## My Mathematics teacher tried to kill my Computer science teacher

One day, my maths teacher saw this on the board...
j = j + 1;
And... she was unable to find out the solution for such a stupid equation. So, she has asked me about the person who wrote that equation, and that too on the board.

When I pointed towards my programming teacher, she started questioning how it is possible to have j = j + 1.
She started writing down a few steps on the board to prove that our computer science teacher was wrong.
j = j + 1
Hence, j + 0 = j + 1
Hence, 0 = 1 (Which is wrong)
Hence, our initial assumption that "j = j + 1" is wrong

I'm sorry if you have expected some kind of action episode in this page. But, that was all.

So... what I'm trying to say here is few of us[1](or at least - myself) should un-learn (is there such a word?) some things (especially in mathematics) while learning programing.

This j = j + 1 might be a simple example, but I wonder how are the concepts like
• if x is an int, it can't have huge values like 2128 ... or ...

• if x is a float, it can't have [2] a value like 1/3 ... or ...

• The Mathematical equivalent of the dwarf set short int (or overflow/underflow) etc ...
are explained to the students (A) even before they learn about number representation in computers and (B) after they deal with Mathematical notations.

The worst thing is, when a student is confused between Maths and computers, there is a high probablity of getting discouraged - especially when he is not fortunate enough to have good teachers. It takes time for those confused students to understand/adjust.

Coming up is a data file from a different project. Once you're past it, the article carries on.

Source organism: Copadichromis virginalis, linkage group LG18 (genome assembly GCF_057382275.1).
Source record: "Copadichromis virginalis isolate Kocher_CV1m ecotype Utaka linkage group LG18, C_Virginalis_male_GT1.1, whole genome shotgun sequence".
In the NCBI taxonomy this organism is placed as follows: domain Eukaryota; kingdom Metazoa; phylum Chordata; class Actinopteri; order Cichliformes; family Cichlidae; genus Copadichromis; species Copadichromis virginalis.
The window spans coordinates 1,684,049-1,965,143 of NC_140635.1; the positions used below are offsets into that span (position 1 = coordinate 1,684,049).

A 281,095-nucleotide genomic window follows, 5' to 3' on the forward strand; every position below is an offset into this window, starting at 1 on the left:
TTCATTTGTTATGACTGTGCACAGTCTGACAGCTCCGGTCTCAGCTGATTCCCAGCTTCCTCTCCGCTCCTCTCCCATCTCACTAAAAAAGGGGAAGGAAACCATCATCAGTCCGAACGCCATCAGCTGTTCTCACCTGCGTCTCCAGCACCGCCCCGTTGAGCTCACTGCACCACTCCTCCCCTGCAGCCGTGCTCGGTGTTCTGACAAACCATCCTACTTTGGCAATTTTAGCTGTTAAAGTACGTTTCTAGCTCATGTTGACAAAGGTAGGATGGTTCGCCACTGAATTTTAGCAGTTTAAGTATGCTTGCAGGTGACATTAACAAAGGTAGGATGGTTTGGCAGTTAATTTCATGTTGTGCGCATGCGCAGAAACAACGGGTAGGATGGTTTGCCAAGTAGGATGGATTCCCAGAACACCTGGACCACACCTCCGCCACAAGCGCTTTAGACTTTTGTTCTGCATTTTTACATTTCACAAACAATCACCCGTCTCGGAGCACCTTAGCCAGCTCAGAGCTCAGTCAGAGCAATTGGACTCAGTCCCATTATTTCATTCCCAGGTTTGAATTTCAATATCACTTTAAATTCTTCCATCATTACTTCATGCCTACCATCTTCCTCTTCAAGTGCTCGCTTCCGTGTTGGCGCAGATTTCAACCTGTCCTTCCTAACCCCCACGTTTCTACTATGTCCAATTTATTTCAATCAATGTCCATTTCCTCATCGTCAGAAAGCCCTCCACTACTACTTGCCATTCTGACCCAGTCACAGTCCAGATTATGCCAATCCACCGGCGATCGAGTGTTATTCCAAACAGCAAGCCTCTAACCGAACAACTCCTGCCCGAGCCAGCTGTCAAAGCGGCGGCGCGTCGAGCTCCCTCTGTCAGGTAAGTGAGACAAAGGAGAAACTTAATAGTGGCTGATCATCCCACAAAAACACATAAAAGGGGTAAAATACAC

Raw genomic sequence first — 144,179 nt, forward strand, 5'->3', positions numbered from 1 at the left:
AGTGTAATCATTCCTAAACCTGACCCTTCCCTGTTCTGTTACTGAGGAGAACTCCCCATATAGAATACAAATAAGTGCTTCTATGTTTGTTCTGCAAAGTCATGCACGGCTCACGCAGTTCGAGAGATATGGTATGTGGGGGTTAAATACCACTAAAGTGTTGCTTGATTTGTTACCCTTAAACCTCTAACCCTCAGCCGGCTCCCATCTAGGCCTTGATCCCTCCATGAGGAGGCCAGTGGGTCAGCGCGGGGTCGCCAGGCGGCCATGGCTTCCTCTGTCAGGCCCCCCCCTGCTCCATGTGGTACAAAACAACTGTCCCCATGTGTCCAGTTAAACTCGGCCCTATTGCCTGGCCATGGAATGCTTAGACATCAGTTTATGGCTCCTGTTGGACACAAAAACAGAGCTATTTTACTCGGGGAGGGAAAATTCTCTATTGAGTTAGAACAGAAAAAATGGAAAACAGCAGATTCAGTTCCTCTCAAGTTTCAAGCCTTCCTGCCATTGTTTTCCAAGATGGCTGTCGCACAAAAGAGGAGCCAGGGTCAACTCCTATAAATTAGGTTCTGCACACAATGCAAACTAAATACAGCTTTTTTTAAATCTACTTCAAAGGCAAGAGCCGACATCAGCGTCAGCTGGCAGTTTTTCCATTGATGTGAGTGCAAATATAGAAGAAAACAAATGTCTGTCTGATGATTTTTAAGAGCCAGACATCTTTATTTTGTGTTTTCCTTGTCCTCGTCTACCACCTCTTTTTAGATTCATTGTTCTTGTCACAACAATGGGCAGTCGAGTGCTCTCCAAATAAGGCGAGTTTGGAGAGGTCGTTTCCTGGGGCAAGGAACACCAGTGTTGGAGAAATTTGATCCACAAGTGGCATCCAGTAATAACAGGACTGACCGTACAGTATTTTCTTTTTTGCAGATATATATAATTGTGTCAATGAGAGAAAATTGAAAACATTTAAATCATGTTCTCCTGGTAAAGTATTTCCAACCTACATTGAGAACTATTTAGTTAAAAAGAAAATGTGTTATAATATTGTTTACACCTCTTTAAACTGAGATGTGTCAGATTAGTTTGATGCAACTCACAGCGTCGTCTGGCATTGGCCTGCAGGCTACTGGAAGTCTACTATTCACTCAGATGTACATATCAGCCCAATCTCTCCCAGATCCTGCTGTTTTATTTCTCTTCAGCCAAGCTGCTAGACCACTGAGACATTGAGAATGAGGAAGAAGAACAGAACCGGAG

I always wanted to have some kind of quick reference for Differences between Mathematics and Computer Science.

Creation of such quick reference[3] is on of the main reasons to create this blog.

FOOTNOTES: I happend to come across few weird people. They are addicted to "judging people". If someone posts/blogs something, these weird people start reading in between the lines and jump into conclusions. These footnotes are created to save myself from their stupid conclusions.

1. Yes, there are some really smart people out there who were able to understand why 2/3*3 != 2 at the very first time they had a look at it. This blog is much below their standards.

2. And I also agree that there are some easy to learn languages for the beginners, which won't require the learner to worry about types and precision. But how many institutes have such languages in thier syllabus?

3. And finally.... to be honset, I don't have much useful information in this site as of now. This is just a site under development.